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Here is a story to cheer us all up. Wuxi Suntech Power expects the cost of electricity from solar modules match to coal-powered stations in China as soon as 2016. If so, we are entering a dramatically different world. The company’s chief executive, Eric Luo, told RenewEconomy that grid parity is at hand, even in […]

Hydrogen production breakthrough could herald cheap green energy

Chemists from the University of Glasgow report in a new paper in Science today (Friday 12 September) on a new form of hydrogen production which is 30 times faster than the current state-of-the-art method. The process also solves common problems associated with generating electricity from renewable sources such as solar, wind or wave energy.

….The new method allows larger-than-ever quantities of hydrogen to be produced at atmospheric pressure using lower power loads, typical of those generated by renewable power sources. It also solves intrinsic safety issues which have so far limited the use of intermittent renewable energy for hydrogen production.

The research team was led by Professor Lee Cronin of the University of Glasgow’s School of Chemistry. Professor Cronin said: “The process uses a liquid that allows the hydrogen to be locked up in a liquid-based inorganic fuel. By using a liquid sponge known as a redox mediator that can soak up electrons and acid we’ve been able to create a system where hydrogen can be produced in a separate chamber without any additional energy input after the electrolysis of water takes place.

“The link between the rate of water oxidation and hydrogen production has been overcome, allowing hydrogen to be released from the water 30 times faster than the leading PEME process on a per-milligram-of-catalyst basis.”

The research was produced as part of the University of Glasgow Solar Fuels Group, which is working to create artificial photosynthetic systems which produce significant amounts of fuel from solar power.

They may have left out how the specifics of how they are catalyzing the electrolysis reaction for patent reasons. That said, PEME production of hydrogen still uses expensive rare metals like titanium and platinum.

New Technology Could Boost Solar Cell Efficiency By 30 Percent

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by Ker Than, Inside Science

Scientists looking to boost the efficiency of solar panels are taking a fresh look at an exotic physics phenomenon first observed nearly 50 years ago in glowing crystals.

Called singlet fission, the process can enable a single photon of light to generate two electrons instead of just one. This one-to-two conversion, as the process is known, has the potential to boost solar cell efficiency by as much as 30 percent above current levels, according to a new review paper published in the Journal of Physical Chemistry Letters.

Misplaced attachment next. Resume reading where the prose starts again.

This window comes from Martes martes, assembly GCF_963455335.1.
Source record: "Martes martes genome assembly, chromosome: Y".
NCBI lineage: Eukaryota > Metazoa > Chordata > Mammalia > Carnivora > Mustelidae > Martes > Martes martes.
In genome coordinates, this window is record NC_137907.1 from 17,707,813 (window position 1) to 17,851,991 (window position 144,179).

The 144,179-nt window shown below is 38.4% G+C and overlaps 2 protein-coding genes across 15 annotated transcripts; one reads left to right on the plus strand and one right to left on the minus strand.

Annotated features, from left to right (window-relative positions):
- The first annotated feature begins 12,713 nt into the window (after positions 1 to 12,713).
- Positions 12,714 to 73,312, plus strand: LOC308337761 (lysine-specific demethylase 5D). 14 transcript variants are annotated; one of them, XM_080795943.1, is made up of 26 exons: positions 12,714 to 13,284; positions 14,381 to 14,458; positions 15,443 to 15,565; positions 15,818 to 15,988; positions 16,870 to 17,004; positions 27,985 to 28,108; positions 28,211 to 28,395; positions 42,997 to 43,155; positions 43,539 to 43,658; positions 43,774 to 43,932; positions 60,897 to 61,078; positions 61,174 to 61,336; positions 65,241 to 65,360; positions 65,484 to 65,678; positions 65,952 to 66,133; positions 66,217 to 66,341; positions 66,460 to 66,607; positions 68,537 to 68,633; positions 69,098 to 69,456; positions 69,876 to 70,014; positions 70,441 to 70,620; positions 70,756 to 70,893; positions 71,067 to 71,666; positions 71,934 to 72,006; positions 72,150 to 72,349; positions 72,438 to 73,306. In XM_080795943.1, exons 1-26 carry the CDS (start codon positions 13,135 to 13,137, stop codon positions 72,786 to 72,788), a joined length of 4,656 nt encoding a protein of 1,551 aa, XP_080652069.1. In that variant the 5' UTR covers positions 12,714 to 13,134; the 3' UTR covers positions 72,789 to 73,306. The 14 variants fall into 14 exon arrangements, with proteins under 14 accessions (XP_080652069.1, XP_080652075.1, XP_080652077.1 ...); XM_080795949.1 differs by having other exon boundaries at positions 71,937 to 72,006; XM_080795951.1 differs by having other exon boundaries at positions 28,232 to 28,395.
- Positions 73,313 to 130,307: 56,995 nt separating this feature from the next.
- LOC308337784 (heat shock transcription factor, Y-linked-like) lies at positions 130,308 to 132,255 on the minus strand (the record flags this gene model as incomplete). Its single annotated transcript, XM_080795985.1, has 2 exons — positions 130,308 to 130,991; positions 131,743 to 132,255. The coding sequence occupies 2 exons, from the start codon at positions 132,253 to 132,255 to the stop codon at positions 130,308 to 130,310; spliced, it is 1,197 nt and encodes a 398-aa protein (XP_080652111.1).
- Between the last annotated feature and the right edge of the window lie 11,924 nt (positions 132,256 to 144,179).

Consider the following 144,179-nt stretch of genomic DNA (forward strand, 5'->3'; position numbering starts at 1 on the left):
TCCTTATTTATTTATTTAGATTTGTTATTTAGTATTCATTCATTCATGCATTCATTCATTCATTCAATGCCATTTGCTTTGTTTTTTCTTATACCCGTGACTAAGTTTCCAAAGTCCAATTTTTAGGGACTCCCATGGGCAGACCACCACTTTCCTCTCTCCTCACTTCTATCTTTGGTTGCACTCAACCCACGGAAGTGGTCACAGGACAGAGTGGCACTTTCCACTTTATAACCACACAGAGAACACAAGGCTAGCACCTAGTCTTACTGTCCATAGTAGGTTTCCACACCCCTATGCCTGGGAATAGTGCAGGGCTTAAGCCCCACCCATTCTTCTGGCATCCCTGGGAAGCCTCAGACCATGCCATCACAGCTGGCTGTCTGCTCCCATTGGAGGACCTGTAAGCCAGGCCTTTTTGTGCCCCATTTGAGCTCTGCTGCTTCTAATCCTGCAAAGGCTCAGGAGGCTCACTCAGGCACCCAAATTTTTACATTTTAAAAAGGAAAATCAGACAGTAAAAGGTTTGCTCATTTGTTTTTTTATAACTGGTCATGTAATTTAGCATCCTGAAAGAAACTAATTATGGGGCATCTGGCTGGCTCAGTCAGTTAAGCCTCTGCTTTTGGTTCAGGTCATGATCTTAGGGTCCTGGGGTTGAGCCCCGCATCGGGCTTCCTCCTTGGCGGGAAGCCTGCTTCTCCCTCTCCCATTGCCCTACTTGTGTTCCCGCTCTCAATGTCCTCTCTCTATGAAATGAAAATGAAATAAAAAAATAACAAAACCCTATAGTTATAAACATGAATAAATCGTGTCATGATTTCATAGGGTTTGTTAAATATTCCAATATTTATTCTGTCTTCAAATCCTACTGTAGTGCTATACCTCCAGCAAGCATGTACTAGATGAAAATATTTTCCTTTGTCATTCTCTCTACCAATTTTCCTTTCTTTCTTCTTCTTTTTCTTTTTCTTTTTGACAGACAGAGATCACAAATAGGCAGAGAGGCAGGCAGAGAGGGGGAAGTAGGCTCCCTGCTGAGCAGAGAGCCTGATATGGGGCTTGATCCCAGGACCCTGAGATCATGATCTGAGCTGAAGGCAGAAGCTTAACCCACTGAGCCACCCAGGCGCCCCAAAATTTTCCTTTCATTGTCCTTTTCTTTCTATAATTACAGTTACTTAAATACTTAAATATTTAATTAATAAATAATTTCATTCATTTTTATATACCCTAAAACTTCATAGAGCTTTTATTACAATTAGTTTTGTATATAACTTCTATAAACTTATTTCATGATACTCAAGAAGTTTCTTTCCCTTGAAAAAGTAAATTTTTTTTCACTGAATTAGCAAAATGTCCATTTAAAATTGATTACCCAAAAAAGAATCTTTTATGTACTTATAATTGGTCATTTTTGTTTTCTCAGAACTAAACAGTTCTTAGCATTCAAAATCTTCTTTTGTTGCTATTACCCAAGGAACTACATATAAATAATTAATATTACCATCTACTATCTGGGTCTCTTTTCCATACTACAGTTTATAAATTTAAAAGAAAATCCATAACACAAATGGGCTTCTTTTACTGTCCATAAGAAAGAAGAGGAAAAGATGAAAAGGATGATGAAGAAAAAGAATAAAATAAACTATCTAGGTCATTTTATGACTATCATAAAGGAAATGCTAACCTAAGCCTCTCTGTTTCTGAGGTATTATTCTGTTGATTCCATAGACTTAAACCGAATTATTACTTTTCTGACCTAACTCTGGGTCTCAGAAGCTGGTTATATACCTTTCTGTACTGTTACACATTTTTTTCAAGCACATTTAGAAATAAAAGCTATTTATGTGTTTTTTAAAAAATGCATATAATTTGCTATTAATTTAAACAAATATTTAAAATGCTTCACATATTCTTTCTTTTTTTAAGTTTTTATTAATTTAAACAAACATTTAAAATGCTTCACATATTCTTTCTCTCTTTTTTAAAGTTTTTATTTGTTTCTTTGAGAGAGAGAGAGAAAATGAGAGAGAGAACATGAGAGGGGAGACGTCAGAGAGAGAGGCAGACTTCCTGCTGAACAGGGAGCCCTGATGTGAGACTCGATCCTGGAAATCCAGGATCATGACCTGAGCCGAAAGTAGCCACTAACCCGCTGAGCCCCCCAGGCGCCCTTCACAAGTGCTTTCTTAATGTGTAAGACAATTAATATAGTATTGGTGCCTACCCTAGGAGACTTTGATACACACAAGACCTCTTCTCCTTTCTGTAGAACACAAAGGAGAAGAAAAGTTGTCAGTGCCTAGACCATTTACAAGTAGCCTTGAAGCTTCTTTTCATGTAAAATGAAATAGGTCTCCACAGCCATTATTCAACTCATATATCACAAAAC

Singlet fission “was originally proposed to explain some weird results that were observed in fluorescent organic crystals,” said the study’s first author Christopher Bardeen, a chemist at the University of California, Riverside. “It received a lot of attention in the 1960s and 1970s, but then it was mostly forgotten.”

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Report: Toyota Camry, Lexus RX to get aluminum parts

Report: Toyota Camry, Lexus RX to get aluminum parts

By Brandon Turkus

Filed under:

Ah, aluminum. The lightweight, strong material has long held a following within the premium ranks, but as Ford prepares to launch an aluminum F-150, the material is gaining acceptance among more mainstream automakers. Toyota is one such brand, with a new report indicating that the Japanese giant will add aluminum bits and bobs to some of its upcoming vehicles.

The…

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Malaysia “Smart Villages” are Green Technology Masterpieces

Malaysia “Smart Villages” are Green Technology Masterpieces

Malaysia is currently pioneering incredibly successful innovations in the area of sustainability that we could all learn a thing or two from. Malaysian “smart villages” are incredibly cost-effective, easy to build, include many 21st century amenities, and are, of course, very green.

These self-sustaining “smart villages” can support up to 100 families each and greatly improve residents’ quality…

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"Paradigm Shift" Reported In Making Biofuel From Plants

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by Michael Keller

The possibility of using nonfood plants to cheaply and sustainably fuel our vehicles may have just veered into the fast lane.

Scientists report they have successfully genetically engineered bacteria to convert complex carbohydrates in tough grasses directly into ethanol, a type of alcohol that can fuel internal combustion engines.

“Making biofuel from plants is really important because it’s carbon neutral—the same CO2 you put in to grow it comes out when you burn it,” says Janet Westpheling, a University of Georgia genetics professor who led the research. “It’s one of the reasons why the future of energy in this country has to rely at least in part on plants.”

At the heart of the work conducted at UGA and Oak Ridge National Lab, is what Westpheling calls a paradigm shift in approaching a longstanding problem in producing biofuels.

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City Of Shenzhen, China Wins City Climate Leadership Award

City Of Shenzhen, China Wins City Climate Leadership Award

By James Ayre

The Chinese city of Shenzhen was recently awarded the top honors for urban transportation at the C40 City Climate Leadership Awards in New York. The city — located in China’s southern Guangdong province — was also a finalist in the finance and economic development category of the awards, but didn’t manage to take the top

City Of Shenzhen, China Wins City Climate Leadership Awardwa…